National Institutes of Health (93.077, 93.113, 93.121, 93.140, 93.142-93.143, 93.172-93.173, 93.187, 93.209, 93.213, 93.220, 93.232-93.233, 93.242, 93.273, 93.279-93.282, 93.285-93.286, 93.307-93.308, 93.310, 93.313, 93.350-93.352, 93.361, 93.389, 93.393-93.399, 93.701-93.702, 93.704, 93.837-93.839, 93.846-93.847, 93.853, 93.855-93.856, 93.859, 93.865-93.867, 93.879, 93.936, 93.989) Works with 17 separate institutes, serves as the world's premier medical research organization, supporting some 35,000 research projects nationwide in diseases like cancer, Alzheimer's, diabetes, arthritis, heart ailments and AIDS.

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Office of the Secretary (93.001, 93.007-93.008, 93.015-93.016, 93.018, 93.078, 93.088-93.089, 93.239, 93.290, 93.296-93.297, 93.360, 93.451-93.453, 93.500, 93.718-93.719, 93.721, 93.726-93.728, 93.731, 93.889)

SOCIAL SECURITY ADMINISTRATION (96.001-96.999)

The Department of Health and Human Services (HHS) is the United States government's principal agency for protecting the health of all Americans and providing essential human services, especially for those who are least able to help themselves. The work of HHS is conducted by the Office of the Secretary and 11 agencies. The agencies perform a wide variety of tasks and services, including research, public health, food and drug safety, grants and other funding, health insurance, and many others. The subdivisions of the Office of the Secretary provide direct support for the Secretary's initiatives.

President's Council on Fitness, Sports, and Nutrition (93.289)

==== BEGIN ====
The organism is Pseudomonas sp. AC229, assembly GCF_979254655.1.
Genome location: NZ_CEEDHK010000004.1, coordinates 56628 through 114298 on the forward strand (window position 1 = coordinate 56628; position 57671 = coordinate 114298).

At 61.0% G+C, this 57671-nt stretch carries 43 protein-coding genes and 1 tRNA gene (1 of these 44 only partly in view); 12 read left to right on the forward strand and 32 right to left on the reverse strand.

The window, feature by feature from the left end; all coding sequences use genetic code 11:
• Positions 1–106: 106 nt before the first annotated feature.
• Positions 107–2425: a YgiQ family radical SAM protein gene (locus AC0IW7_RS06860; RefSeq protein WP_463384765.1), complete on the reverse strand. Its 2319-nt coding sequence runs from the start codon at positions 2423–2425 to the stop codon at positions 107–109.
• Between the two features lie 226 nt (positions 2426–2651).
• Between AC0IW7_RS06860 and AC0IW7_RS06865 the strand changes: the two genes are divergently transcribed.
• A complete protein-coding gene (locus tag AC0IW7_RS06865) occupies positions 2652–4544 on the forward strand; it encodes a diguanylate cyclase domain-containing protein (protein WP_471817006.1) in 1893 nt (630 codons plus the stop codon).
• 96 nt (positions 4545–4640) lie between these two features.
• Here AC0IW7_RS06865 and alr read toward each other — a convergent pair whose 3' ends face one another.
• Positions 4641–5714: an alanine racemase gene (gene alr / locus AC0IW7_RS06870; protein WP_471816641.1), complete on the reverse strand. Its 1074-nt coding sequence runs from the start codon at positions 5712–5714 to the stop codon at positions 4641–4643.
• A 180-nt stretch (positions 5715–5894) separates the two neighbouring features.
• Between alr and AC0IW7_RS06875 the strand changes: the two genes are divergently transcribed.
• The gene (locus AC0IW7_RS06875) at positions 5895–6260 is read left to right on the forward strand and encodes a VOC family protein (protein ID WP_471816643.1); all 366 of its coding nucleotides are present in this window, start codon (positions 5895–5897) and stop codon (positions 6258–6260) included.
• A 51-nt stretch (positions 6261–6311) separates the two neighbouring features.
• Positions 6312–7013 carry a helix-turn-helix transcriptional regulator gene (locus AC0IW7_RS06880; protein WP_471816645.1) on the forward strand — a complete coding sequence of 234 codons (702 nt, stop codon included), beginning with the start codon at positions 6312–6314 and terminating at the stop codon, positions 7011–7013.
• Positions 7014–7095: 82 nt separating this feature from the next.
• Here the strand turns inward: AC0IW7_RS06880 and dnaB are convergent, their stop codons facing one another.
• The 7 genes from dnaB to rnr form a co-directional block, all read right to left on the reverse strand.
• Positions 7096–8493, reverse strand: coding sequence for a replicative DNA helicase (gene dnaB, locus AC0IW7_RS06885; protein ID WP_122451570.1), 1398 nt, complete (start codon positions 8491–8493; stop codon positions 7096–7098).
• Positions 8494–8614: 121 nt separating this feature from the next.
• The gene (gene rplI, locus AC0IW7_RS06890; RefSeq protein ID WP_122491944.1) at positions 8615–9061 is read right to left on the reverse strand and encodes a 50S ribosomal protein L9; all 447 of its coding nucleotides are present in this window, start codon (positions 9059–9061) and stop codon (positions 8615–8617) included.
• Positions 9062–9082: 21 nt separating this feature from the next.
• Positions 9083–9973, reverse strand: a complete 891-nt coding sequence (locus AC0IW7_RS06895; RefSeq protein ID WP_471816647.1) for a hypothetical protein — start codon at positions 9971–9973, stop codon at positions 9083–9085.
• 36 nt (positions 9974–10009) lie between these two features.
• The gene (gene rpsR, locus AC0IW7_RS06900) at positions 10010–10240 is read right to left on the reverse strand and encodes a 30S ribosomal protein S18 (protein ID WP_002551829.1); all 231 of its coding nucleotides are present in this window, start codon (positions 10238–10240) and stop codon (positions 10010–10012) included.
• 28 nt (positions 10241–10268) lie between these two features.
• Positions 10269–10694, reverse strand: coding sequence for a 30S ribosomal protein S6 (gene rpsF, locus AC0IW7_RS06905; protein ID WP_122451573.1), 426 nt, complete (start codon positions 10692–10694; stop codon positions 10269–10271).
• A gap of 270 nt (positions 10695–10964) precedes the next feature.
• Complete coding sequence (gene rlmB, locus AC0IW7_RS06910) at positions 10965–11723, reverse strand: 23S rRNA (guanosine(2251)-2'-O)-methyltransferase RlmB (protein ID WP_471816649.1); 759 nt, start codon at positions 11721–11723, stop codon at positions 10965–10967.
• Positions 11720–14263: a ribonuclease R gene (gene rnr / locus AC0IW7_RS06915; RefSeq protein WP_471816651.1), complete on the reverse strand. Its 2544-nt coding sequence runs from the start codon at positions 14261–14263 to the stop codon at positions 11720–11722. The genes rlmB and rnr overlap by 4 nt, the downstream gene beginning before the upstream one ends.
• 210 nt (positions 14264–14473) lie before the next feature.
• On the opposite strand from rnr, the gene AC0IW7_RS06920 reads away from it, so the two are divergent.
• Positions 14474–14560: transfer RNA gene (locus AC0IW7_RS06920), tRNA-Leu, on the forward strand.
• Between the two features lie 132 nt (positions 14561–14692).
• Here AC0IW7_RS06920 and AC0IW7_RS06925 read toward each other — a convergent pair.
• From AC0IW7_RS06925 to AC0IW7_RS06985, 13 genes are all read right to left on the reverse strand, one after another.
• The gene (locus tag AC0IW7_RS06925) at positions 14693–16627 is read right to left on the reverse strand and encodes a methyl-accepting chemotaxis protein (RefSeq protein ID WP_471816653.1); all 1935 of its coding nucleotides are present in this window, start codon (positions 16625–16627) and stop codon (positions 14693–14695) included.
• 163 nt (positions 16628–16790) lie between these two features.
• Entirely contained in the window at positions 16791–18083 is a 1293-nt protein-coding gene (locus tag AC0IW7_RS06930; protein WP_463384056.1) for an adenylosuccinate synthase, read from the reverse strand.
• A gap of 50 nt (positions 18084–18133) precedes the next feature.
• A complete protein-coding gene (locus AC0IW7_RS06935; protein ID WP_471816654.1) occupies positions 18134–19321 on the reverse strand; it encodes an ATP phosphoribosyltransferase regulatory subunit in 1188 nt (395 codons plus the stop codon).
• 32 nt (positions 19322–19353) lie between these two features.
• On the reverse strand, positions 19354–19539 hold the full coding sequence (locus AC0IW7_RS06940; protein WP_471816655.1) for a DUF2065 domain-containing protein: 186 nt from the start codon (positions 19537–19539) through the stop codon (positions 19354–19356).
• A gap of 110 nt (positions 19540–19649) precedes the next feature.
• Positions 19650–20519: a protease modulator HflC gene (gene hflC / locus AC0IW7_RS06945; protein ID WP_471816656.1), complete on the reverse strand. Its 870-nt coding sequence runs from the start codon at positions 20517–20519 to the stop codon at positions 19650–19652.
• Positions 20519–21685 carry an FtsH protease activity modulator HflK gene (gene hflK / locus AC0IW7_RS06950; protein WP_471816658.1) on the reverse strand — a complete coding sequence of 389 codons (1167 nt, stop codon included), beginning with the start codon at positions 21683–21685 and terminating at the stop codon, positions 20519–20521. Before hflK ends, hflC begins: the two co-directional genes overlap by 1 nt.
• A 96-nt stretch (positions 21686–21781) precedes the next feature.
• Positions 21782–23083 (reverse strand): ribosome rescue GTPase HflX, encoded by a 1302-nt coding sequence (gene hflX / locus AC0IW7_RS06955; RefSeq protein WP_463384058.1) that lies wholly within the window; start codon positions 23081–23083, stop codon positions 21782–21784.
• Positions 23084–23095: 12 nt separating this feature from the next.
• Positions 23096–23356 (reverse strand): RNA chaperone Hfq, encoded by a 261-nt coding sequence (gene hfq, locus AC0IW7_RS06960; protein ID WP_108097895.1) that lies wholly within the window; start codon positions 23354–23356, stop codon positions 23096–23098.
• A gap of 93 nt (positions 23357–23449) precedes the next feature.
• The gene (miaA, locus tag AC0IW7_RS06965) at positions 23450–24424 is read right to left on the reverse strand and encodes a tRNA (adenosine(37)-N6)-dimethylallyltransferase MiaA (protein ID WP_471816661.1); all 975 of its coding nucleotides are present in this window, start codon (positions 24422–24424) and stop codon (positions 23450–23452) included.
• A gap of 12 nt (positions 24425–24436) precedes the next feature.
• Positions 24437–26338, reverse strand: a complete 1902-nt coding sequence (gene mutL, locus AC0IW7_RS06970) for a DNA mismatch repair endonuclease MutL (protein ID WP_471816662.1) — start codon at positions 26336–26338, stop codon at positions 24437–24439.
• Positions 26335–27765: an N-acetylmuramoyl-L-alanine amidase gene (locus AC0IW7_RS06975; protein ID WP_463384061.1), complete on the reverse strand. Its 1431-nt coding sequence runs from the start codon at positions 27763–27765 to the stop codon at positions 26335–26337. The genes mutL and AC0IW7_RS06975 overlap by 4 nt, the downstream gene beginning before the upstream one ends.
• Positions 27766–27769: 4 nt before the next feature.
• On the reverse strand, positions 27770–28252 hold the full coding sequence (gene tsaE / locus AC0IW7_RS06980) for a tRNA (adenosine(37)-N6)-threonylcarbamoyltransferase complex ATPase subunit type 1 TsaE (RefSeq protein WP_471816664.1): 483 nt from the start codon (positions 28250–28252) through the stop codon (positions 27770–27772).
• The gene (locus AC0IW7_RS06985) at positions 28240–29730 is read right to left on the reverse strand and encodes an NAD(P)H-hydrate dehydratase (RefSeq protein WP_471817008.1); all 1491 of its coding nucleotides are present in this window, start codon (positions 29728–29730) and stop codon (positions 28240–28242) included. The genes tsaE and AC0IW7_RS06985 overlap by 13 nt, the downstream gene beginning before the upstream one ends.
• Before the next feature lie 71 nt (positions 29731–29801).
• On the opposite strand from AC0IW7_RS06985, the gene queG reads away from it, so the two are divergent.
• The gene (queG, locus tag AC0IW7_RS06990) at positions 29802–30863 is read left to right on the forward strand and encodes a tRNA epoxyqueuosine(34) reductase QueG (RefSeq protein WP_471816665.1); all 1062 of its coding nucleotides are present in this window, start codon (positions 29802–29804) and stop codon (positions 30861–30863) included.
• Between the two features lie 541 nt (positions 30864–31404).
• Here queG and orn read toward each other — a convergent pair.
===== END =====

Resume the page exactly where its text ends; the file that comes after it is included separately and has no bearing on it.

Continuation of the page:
On March 31, 1995, the Social Security Administration (SSA) became an independent agency. SSA administers a national program of contributory social insurance. Employees, employers, and the self-employed pay contributions which are pooled in special trust funds. When earnings cease or are reduced because the worker retires, dies, or becomes disabled, monthly cash benefits are paid to replace part of the earnings the family has lost. Part of the workers contribution goes into a separate hospital insurance trust fund. This fund helps disabled workers, retirees, and their dependents with their hospital bills. They may also elect to receive assistance with medical expenses. This is done by the workers paying a percentage of supplementary medical insurance premiums. The Federal government pays the balance. Together, these two programs are often referred to as "Medicare." Medicare protection is also provided, under certain conditions, to Railroad Retirement beneficiaries based on a disability. The principal functions of SSA include, but are not limited to; research and recommendations oriented to the problems of poverty; health care for the aged, blind, and disabled; long-range planning, design, and development of SSA administrative plans; data processing systems used in establishing and maintaining records essential to its' various programs; statistical measurement and systematic evaluation of its' programs; policy guidance for the administration of the OASDI and SSI programs; and development of programs and materials to assure that Congress, Federal and State agencies, and the general public have an adequate understanding of the protections, rights, and responsibilities under SSA administered programs. In addition, SSA, through a world-wide organization of ten regional offices, six program service centers, and over 1,300 field offices, guides and directs all aspects of the cash benefit program operations of SSA